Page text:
Wildlife that makes its home in woods have seen steep declines, with woodland birds down 29pc since 1970, butterflies declining 41pc since 1990 and plants down by 18pc since 2015, the report warns.

Wild Ken Hill

Wetlands seen from the air at Wild Ken Hill - Credit: AWPR

Beavers, which were hunted to extinction for their fur five centuries ago, are a keystone species which creates wetland habitat for voles and otters, coppices trees to provide shrubby cover and improves water quality.

On the hill that overlooks the beavers' domain, furrows have been gouged through the woodland floor by Tamworth pigs, introduced as part of what the estate calls "a light touch approach"  to managing nature's recovery.

Tamworth pigs grazing at Wild Ken Hill, on the west Norfolk coast near Snettisham. Picture: Les Buny

Tamworth pigs grazing at Wild Ken Hill, on the west Norfolk coast near Snettisham. - Credit: Les Bunyan

"Where you see the earth turned over that's the pigs looking for grubs and roots," said Mr Waddison. "Where we've taken the odd tree down to let more light, you can see young shoots coming through."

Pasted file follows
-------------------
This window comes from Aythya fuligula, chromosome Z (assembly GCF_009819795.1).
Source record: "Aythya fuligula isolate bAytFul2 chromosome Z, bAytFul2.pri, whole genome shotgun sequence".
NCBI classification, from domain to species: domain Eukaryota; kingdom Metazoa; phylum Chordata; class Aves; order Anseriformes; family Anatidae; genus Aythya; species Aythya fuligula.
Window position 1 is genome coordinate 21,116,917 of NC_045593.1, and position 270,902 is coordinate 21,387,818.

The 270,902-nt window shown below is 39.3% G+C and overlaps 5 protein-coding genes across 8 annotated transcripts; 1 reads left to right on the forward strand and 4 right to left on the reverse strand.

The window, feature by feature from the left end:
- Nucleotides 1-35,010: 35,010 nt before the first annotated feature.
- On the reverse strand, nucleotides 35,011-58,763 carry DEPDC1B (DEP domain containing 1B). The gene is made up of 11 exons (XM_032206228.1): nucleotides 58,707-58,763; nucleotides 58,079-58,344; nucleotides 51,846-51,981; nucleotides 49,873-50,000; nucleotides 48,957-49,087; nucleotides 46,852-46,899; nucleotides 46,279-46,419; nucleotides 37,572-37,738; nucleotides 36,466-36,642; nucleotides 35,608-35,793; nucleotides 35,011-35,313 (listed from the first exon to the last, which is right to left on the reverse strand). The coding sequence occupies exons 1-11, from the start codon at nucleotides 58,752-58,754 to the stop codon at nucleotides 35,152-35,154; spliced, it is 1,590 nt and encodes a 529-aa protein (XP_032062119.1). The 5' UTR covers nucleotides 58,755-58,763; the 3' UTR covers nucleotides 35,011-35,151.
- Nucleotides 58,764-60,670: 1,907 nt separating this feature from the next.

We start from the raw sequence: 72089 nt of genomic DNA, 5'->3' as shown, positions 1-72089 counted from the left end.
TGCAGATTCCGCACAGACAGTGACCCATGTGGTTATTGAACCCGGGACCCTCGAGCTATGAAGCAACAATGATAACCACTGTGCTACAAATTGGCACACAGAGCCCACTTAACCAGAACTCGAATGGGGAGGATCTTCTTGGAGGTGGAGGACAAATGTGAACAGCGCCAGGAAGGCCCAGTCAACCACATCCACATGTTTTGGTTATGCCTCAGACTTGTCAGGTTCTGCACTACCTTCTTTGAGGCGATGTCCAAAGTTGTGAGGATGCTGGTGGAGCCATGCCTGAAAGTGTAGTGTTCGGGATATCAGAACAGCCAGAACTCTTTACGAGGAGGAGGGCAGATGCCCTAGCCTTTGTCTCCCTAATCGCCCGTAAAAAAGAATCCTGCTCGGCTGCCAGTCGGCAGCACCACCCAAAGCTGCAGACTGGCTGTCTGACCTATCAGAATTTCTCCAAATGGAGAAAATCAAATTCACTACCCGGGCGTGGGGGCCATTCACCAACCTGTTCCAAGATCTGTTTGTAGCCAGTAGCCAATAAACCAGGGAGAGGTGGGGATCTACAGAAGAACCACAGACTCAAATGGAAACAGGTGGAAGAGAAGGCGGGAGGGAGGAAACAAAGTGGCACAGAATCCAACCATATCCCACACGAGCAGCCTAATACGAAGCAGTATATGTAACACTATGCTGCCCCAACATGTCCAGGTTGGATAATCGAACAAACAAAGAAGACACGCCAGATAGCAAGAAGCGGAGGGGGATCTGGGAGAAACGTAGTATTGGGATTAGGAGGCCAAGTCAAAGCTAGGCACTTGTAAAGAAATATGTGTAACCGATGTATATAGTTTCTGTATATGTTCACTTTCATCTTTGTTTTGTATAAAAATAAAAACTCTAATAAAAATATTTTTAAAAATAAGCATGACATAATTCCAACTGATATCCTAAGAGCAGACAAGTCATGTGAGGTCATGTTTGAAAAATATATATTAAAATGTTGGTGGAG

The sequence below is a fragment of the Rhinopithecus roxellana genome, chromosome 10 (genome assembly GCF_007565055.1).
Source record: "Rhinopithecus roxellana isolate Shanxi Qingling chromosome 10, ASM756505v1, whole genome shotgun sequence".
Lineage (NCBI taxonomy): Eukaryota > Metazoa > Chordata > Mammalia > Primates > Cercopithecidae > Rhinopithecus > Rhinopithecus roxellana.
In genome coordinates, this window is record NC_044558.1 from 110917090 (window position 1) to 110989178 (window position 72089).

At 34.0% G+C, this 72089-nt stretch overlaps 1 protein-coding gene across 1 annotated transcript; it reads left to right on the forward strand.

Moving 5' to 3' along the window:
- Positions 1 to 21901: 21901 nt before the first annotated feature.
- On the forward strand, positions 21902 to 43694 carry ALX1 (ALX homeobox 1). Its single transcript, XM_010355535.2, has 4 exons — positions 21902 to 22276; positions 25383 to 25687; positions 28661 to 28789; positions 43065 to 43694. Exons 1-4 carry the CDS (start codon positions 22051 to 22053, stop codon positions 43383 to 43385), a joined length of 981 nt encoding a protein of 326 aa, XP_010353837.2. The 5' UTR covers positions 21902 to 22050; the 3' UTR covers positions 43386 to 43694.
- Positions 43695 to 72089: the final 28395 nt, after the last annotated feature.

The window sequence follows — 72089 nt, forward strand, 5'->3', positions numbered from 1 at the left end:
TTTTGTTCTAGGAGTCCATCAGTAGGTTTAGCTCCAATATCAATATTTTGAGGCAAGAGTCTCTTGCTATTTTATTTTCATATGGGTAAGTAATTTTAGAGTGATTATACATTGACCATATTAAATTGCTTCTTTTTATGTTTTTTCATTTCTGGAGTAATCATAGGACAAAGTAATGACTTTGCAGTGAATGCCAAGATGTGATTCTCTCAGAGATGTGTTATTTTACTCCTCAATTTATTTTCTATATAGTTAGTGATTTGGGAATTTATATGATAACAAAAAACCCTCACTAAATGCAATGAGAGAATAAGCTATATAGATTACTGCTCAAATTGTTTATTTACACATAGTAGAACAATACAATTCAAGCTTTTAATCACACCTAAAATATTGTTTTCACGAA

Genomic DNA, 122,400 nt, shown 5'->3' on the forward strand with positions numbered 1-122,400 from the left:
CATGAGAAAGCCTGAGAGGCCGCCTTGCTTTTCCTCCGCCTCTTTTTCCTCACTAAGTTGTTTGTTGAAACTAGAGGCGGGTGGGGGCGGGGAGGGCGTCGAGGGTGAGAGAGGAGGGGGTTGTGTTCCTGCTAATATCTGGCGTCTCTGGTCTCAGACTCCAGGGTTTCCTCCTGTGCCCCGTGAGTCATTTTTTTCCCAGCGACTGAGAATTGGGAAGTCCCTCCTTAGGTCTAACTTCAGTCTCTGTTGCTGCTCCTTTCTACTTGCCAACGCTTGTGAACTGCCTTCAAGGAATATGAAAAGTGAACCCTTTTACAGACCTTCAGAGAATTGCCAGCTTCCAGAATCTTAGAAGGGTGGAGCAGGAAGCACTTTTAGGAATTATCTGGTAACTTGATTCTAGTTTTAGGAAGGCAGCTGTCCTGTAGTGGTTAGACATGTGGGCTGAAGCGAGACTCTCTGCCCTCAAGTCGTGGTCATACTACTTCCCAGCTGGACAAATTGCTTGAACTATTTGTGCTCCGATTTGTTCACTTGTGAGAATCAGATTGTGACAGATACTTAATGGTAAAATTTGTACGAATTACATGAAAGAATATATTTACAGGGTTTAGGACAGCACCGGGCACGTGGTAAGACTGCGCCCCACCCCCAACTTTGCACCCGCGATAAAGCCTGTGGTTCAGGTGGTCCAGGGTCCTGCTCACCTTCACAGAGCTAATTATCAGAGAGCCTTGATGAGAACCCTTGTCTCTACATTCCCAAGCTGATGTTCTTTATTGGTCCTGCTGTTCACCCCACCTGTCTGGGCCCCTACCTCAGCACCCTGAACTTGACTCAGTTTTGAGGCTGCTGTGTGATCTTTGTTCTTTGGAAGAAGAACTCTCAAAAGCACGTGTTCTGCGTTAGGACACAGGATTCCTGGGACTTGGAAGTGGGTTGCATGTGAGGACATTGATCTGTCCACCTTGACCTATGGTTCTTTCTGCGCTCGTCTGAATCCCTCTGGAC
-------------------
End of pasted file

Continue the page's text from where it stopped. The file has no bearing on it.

Exmoor ponies and red poll cattle graze alongside the pigs. Wildflowers are returning to the woodland glades, as well as the fields west of the main coast road. Last year, the land was ablaze with poppies. 

An incredible display of poppies in bloom in fields along the A149 coast road near Heacham Picture:

Poppies in bloom in fields along the A149 coast road near Heacham - Credit: Chris Bishop

Hedges are no longer cut and fields which are still farmed have generous margins and a regenerative regime, where pesticides and the plough are abandoned in favour of companion planting and allowing fungi, bacteria and worms to enrich the soil. Ploughing releases carbon while rich, natural soil absorbs it. 

Project manager Dom Buscall, whose family have farmed Ken Hill for generations, said: "In 2018, we decided to create the Wild Ken Hill project by rewilding 1,000 acres, improving our freshwater marshes, and performing regenerative agriculture on our farmland. We wanted to create a national exemplar that demonstrated how land can be simultaneously used to grow food, boost biodiversity and fight climate change, whilst also making a profit.

Exmoor ponies

Exmoor ponies roam free to graze at Wild Ken Hill - Credit: Chris Bishop

"Key aspects of the project are funded by Natural England, but importantly, the project is actually supporting our business to grow. We are making better margins with regenerative farming, and capturing new opportunities in eco-tourism and natural capital, allowing us to create new jobs and help the local economy."

The latter will see part of the site become a leisure destination with food and retail, like nearby Drove Orchards, at Thornham. Longer-term, there are plans to re-introduce the white-tailed eagle.

Wild Ken Hill

Red poll cattle have been introduced to graze at Wild Ken Hill - Credit: Chris Bishop

Guided tours are now on offer, where visitors can see the transformation of the landscape at first hand. Places can be booked at